I suspect that income and education level could be relevant here as a proxy for other dietary trends. People with higher incomes tend to eat better quality food overall than poor people. People with higher education levels also tend to make different dietary choices (and are probably more likely to seek out more "natural" foods or whatever the current research is pointing toward).
You can always tell a dingbat by how much Mountain Dew they drink.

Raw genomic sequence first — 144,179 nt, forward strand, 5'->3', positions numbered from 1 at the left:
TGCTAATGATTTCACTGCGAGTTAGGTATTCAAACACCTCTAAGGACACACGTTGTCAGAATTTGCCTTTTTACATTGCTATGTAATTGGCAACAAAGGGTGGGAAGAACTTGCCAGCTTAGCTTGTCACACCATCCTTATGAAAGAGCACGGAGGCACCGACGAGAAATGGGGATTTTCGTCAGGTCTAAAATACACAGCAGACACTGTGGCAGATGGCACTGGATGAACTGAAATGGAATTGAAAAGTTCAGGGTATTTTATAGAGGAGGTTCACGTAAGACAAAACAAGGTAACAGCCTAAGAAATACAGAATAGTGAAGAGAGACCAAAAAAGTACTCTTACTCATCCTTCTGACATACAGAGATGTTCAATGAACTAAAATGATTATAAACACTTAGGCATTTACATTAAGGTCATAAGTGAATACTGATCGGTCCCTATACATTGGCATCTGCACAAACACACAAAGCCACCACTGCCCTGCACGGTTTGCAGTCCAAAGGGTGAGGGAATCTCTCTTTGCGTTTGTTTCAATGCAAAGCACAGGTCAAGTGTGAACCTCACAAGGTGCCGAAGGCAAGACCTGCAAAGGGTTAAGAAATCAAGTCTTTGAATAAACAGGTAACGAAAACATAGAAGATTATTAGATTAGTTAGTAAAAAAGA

I've been telling my friends that drink it(in large quantities) that they are better off drinking coffee for their stim fix(caffeine) than that disgustingly over-sugared green goo. It's common knowledge that sugar in large quantities(and sugar is pretty much every processed food in the US) is really the reason for most First World health problems.
Sugar, in all it's forms(HFCS. et al) is the post Tobacco Tobacco...
The real question is whether the health community will be able to unseat Big Sugar from it's control over the American Diet.